During episode 7, Kirin and Shiina do the singing/dancing, while Tsuyuko stands in the middle. She pulls a fan out and spins with the girls right before it ends, with Shiina's mother popping out at the last second to record it.
In episode 8, Kirin and Ryou are running, and attempt to spin during that section of the song. Ryou however, is unable to keep up, and gradually falls behind, but still attempts to do the spin during the appropriate time. However, due to her exhaustion, she's off by a second.
In episode 9, Akira, Ryou's aunt, and Kirin's mother take over the dancing portion. Kirin and Ryou just watch them until the very end, when they join in on the spin as well.
In episode 10, it starts with Kirin and Ryou as back in the first episode, but then the camera starts panning lower, as if to go into Yuki's apartment which is below Ryou's. Yuki watches them, and attempts to dance, but is too shy to do much. Kirin then pops her head down, and both she and Ryou jump down and spin her briefly towards the ending of the preview.
In episode 11, Kirin, Ryou, Shiina, and Yuki all sing and dance together. Shiina starts dancing a brief moment after Ryou and Kirin, while Yuki starts shortly after Shiina does. Despite that they spin in unison during the appropriate sections of the song.
Appropriately, each episode of the Kujibiki Unbalance TV series ended with a pan across an illustration of the Rikkyoin school campus, also with a visual reference to the events of the episode.
Every episode of the first half of Lucky Star ends with the characters doing karaoke versions of various anime theme songs (different each episode). They're always arguing at the same time. The second half of the series has Minoru Shiraishi (the actor, in live-action) singing other random old theme songs a capella. The last one, though...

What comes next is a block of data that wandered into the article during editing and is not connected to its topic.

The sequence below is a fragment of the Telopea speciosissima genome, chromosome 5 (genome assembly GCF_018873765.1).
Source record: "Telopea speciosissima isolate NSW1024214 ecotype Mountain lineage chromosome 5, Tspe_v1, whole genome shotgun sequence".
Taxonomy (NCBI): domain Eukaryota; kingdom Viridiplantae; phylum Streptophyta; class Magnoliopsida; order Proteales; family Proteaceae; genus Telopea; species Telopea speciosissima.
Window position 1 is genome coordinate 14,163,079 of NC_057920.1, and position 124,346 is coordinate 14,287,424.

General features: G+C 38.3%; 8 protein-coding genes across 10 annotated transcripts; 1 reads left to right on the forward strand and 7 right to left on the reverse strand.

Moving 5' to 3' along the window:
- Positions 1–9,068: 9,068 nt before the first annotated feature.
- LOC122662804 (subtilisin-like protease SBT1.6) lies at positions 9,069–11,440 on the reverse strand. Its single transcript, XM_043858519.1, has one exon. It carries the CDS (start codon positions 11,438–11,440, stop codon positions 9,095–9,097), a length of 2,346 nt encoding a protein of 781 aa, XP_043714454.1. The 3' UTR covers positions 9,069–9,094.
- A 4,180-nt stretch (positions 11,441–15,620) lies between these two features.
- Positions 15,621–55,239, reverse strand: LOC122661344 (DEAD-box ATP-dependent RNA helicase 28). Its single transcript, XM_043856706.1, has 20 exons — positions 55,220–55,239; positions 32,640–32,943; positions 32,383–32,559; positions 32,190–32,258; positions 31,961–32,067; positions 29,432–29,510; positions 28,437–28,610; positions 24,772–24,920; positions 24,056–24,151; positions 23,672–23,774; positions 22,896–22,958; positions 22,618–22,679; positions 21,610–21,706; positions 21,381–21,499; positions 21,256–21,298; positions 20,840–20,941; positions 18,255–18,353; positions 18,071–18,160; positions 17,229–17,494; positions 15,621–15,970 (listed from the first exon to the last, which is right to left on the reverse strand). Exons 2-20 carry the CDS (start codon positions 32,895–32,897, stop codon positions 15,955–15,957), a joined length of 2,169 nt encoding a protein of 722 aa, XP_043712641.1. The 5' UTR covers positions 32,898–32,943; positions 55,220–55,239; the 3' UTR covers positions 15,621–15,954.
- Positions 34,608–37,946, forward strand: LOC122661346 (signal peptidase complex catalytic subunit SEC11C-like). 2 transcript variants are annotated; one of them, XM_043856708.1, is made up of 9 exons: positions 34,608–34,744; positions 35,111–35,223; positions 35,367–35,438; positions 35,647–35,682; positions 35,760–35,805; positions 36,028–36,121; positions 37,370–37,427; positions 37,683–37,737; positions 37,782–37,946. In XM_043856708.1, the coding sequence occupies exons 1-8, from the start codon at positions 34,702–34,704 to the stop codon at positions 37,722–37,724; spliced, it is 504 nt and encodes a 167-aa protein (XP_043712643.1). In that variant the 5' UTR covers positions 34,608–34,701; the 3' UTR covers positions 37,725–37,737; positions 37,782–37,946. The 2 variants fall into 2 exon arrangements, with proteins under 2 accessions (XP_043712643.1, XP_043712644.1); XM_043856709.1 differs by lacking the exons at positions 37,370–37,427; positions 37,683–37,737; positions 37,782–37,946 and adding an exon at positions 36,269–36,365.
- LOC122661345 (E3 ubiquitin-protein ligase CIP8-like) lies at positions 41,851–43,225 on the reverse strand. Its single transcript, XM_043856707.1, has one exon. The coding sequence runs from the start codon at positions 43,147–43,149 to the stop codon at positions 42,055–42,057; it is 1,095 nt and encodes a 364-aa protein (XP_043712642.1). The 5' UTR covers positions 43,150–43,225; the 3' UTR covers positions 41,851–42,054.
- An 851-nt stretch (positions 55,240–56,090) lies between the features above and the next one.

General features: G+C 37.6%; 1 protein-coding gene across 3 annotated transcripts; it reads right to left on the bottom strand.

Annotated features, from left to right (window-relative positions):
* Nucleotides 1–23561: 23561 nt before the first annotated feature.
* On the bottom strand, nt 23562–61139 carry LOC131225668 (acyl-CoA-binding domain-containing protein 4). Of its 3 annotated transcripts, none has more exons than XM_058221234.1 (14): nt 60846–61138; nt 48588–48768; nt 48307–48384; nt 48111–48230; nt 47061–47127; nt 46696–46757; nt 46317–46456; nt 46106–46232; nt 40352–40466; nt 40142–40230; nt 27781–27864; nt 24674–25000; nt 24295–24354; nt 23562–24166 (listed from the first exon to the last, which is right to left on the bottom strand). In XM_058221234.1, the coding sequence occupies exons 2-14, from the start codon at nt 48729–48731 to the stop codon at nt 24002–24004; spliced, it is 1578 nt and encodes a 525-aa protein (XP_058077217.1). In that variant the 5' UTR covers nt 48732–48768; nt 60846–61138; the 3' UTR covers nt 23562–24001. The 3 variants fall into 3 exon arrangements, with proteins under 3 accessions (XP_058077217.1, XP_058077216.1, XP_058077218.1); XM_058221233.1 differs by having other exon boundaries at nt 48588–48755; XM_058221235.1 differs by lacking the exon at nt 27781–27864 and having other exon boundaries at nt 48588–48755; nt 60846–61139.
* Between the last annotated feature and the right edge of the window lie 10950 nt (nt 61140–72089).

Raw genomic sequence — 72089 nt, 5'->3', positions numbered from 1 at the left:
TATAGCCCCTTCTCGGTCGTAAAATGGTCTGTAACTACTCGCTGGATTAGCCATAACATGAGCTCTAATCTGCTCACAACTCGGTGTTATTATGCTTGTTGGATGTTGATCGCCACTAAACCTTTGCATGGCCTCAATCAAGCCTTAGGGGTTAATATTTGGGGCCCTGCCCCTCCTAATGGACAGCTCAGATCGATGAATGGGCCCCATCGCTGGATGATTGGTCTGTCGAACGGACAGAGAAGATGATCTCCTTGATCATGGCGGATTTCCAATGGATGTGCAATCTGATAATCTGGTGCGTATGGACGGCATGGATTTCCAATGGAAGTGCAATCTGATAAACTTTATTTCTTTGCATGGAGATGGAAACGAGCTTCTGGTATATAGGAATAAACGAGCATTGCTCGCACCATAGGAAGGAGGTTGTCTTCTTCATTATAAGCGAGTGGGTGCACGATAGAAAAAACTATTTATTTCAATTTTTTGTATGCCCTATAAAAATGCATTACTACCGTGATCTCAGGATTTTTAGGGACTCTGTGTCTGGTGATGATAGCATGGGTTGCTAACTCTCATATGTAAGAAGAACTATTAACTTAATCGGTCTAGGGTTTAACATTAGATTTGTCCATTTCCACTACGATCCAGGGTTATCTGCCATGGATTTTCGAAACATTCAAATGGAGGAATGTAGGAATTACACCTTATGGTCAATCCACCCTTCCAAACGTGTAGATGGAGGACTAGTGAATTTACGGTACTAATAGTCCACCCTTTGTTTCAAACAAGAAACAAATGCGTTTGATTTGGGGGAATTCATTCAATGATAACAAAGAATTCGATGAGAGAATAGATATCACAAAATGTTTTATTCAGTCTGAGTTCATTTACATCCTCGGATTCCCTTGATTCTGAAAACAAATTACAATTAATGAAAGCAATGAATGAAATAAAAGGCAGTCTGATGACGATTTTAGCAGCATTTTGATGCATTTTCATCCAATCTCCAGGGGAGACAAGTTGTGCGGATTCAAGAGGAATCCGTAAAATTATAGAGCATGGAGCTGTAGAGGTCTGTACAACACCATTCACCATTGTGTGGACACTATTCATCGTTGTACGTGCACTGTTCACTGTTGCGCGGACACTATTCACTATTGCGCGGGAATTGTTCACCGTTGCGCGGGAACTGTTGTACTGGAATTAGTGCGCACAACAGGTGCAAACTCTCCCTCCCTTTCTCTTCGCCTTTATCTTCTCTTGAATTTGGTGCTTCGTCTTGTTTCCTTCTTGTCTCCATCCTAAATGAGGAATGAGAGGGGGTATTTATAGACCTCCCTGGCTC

The last scene of Omamori Himari's opening changes from episode to episode. When Rinko goes up to Yuuto's room, she always finds him in bed with one (or more) members of his harem in a compromising position. Megaton Punch ensues.
At the end of Please Tell Me! Galko-chan's opening segment there are some introduction about the main trio, which is different for each episode. This comes from the manga, where the character bios for the characters are different for each chapter and are customized for each chapter's content.
At least for its first 33 episodes Happiness Charge Pretty Cure will have cameos of each of the previous Pretty Cure heroines up to that point congratulating the franchise for hitting 10 years.
The Queen's Blade second season closing credits play a musical number featuring one of the Swap Witch Trio (Menace, Airi, Melona), changing each episode.
Sayonara, Zetsubou-Sensei has these in the middle of the openings without animation: Series One has large blocks of text, while Series Two has fanart.
In season 5 of Sgt. Frog, each of the episodes using the thirteenth ending theme, "Bokura no Aikotoba", used different art over the end credits (though all were overlaid with the same animation of the Keroro Platoon clapping along to the music).
The ending theme of Shinryaku! Ika Musume's first season is nearly always set at the beach at night, usually with Squid Girl looking out over the sea, and even the exception ends that way. But then, there's always something referring to one of the mini-episodes, such as fireworks, or the oversized Squid girl head, or the mini-Squid Girls walking by.
The second season does this, too. Except the various stuff happens as Squid Girl walks down the beach.
Every episode of Sister Princess ended with Yamada alone in his apartment watching something on television — usually the fictional Humongous Mecha show Garban — which had a comment relevant to the episode's action.
Trigun had scenes from the episode in its opening credits. The initial American DVD release left this out, apparently because the US licensor didn't want to create different English credits for each episode.
For a time, part of the credits of Yu-Gi-Oh! 5D's played over a still image of Yusei holding a card. The card itself was always prominently featured in the episode.